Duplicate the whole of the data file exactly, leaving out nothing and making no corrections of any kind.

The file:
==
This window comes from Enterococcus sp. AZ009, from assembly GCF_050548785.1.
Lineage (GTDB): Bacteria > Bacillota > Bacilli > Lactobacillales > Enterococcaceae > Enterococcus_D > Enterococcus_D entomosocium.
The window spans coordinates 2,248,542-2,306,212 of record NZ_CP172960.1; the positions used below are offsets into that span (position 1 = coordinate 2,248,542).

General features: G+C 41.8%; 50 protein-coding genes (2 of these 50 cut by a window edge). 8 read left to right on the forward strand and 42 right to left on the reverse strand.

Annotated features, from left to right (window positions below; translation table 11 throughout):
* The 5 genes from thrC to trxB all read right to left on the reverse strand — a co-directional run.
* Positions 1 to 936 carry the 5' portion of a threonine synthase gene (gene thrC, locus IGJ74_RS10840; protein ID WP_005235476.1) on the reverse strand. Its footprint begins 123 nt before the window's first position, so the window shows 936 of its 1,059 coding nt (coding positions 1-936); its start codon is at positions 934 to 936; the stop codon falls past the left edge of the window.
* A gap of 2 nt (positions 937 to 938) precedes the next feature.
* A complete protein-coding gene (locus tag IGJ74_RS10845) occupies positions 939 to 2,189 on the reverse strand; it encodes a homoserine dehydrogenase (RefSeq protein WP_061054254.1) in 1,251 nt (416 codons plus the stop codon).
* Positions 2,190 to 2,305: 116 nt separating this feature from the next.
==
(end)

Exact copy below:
This window comes from Enterococcus sp. AZ009, from assembly GCF_050548785.1.
Lineage (GTDB): Bacteria > Bacillota > Bacilli > Lactobacillales > Enterococcaceae > Enterococcus_D > Enterococcus_D entomosocium.
The window spans coordinates 2,248,542-2,306,212 of record NZ_CP172960.1; the positions used below are offsets into that span (position 1 = coordinate 2,248,542).

General features: G+C 41.8%; 50 protein-coding genes (2 of these 50 cut by a window edge). 8 read left to right on the forward strand and 42 right to left on the reverse strand.

Annotated features, from left to right (window positions below; translation table 11 throughout):
* The 5 genes from thrC to trxB all read right to left on the reverse strand — a co-directional run.
* Positions 1 to 936 carry the 5' portion of a threonine synthase gene (gene thrC, locus IGJ74_RS10840; protein ID WP_005235476.1) on the reverse strand. Its footprint begins 123 nt before the window's first position, so the window shows 936 of its 1,059 coding nt (coding positions 1-936); its start codon is at positions 934 to 936; the stop codon falls past the left edge of the window.
* A gap of 2 nt (positions 937 to 938) precedes the next feature.
* A complete protein-coding gene (locus tag IGJ74_RS10845) occupies positions 939 to 2,189 on the reverse strand; it encodes a homoserine dehydrogenase (RefSeq protein WP_061054254.1) in 1,251 nt (416 codons plus the stop codon).
* Positions 2,190 to 2,305: 116 nt separating this feature from the next.